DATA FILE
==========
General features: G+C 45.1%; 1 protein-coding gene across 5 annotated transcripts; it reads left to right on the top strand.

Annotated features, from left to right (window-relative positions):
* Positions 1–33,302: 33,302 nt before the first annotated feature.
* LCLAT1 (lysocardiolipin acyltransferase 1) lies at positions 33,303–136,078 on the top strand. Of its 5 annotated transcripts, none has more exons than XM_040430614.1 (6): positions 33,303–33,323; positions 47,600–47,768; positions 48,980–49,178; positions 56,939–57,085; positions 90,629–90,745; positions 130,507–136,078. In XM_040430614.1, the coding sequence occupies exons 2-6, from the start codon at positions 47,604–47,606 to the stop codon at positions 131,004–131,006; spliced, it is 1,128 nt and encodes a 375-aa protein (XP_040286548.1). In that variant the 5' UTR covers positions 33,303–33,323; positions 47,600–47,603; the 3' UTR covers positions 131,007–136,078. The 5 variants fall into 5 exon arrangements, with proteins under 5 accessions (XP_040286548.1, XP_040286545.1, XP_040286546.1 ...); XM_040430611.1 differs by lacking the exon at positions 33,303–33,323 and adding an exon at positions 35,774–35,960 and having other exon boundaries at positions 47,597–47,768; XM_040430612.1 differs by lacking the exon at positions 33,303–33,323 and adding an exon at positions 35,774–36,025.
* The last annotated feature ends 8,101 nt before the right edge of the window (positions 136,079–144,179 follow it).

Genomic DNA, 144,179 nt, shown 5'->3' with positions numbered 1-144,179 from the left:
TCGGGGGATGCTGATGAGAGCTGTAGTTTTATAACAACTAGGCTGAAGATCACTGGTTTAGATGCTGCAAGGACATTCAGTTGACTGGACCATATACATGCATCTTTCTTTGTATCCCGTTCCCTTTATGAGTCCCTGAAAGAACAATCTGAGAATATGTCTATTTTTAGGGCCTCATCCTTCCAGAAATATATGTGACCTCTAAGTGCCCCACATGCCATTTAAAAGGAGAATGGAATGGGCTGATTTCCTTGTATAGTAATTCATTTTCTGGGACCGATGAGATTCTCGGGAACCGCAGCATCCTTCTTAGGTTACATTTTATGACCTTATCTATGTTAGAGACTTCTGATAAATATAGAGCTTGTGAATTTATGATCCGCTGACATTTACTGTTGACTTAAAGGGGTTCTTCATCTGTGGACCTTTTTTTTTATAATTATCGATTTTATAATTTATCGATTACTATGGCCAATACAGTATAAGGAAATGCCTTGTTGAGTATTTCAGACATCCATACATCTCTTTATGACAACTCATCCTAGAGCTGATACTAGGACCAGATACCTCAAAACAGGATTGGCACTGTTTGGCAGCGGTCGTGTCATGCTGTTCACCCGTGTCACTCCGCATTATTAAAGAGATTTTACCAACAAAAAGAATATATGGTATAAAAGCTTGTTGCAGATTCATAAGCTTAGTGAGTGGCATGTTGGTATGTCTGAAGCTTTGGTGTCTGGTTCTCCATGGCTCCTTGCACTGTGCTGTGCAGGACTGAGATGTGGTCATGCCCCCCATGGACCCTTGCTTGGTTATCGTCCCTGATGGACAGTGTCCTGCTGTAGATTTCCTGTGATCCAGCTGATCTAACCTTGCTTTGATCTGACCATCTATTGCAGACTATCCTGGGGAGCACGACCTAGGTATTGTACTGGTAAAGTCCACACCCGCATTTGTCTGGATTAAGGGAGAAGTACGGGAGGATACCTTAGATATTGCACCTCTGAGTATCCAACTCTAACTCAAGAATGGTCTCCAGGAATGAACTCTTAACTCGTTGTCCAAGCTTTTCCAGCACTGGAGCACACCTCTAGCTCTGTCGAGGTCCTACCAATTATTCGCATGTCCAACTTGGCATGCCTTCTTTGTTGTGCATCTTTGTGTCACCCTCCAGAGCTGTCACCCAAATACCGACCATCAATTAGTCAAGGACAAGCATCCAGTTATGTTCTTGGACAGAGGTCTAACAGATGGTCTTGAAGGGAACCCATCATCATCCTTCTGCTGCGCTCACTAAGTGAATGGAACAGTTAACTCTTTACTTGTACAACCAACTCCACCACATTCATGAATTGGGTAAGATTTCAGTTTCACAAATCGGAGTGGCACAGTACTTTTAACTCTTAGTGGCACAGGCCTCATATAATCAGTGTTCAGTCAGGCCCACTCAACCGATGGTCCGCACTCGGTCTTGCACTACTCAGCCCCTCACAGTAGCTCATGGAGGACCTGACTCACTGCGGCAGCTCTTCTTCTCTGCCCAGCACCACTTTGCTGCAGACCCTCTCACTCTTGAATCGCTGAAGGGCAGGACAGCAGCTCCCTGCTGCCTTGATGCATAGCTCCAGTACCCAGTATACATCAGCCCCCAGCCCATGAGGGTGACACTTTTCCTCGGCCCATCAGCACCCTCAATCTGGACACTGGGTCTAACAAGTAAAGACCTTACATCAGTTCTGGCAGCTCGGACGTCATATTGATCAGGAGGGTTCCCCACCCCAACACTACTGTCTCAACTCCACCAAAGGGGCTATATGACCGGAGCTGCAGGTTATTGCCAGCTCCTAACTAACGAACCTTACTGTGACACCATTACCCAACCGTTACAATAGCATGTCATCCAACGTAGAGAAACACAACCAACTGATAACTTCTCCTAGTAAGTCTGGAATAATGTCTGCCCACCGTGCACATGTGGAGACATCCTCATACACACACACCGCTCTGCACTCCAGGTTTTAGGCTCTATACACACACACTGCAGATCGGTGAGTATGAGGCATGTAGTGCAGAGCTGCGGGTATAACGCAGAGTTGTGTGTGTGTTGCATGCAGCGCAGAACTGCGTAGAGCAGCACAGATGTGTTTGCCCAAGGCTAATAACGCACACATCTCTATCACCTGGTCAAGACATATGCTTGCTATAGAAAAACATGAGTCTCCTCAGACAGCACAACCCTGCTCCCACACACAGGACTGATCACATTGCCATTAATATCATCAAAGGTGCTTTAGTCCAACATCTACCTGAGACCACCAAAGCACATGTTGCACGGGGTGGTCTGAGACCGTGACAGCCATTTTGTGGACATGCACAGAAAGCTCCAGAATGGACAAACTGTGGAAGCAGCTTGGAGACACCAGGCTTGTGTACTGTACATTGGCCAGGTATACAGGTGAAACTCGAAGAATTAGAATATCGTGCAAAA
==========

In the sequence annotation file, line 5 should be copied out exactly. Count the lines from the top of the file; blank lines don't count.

* The last annotated feature ends 8,101 nt before the right edge of the window (positions 136,079–144,179 follow it).